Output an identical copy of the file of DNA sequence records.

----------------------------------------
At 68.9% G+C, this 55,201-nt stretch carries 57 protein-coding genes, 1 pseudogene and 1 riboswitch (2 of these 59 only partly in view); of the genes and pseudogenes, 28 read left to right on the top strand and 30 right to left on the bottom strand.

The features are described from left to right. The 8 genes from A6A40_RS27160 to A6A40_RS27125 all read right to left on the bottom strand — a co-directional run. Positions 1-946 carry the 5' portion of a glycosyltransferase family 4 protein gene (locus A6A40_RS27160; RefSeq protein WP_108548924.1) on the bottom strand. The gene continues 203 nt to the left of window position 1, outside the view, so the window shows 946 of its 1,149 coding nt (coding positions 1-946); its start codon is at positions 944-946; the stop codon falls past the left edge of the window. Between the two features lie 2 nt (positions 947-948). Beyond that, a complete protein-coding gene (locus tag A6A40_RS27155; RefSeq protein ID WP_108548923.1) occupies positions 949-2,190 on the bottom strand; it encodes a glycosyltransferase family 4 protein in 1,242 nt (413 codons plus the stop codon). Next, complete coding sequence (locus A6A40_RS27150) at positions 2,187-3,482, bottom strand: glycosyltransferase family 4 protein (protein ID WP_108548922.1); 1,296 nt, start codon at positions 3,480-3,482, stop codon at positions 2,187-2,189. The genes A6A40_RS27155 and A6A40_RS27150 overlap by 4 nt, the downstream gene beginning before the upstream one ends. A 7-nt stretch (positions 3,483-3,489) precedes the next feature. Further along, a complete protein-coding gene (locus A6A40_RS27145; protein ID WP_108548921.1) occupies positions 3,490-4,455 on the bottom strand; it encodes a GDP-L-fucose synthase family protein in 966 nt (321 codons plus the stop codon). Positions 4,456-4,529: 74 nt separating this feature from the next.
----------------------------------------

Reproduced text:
At 68.9% G+C, this 55,201-nt stretch carries 57 protein-coding genes, 1 pseudogene and 1 riboswitch (2 of these 59 only partly in view); of the genes and pseudogenes, 28 read left to right on the top strand and 30 right to left on the bottom strand.

The features are described from left to right. The 8 genes from A6A40_RS27160 to A6A40_RS27125 all read right to left on the bottom strand — a co-directional run. Positions 1-946 carry the 5' portion of a glycosyltransferase family 4 protein gene (locus A6A40_RS27160; RefSeq protein WP_108548924.1) on the bottom strand. The gene continues 203 nt to the left of window position 1, outside the view, so the window shows 946 of its 1,149 coding nt (coding positions 1-946); its start codon is at positions 944-946; the stop codon falls past the left edge of the window. Between the two features lie 2 nt (positions 947-948). Beyond that, a complete protein-coding gene (locus tag A6A40_RS27155; RefSeq protein ID WP_108548923.1) occupies positions 949-2,190 on the bottom strand; it encodes a glycosyltransferase family 4 protein in 1,242 nt (413 codons plus the stop codon). Next, complete coding sequence (locus A6A40_RS27150) at positions 2,187-3,482, bottom strand: glycosyltransferase family 4 protein (protein ID WP_108548922.1); 1,296 nt, start codon at positions 3,480-3,482, stop codon at positions 2,187-2,189. The genes A6A40_RS27155 and A6A40_RS27150 overlap by 4 nt, the downstream gene beginning before the upstream one ends. A 7-nt stretch (positions 3,483-3,489) precedes the next feature. Further along, a complete protein-coding gene (locus A6A40_RS27145; protein ID WP_108548921.1) occupies positions 3,490-4,455 on the bottom strand; it encodes a GDP-L-fucose synthase family protein in 966 nt (321 codons plus the stop codon). Positions 4,456-4,529: 74 nt separating this feature from the next.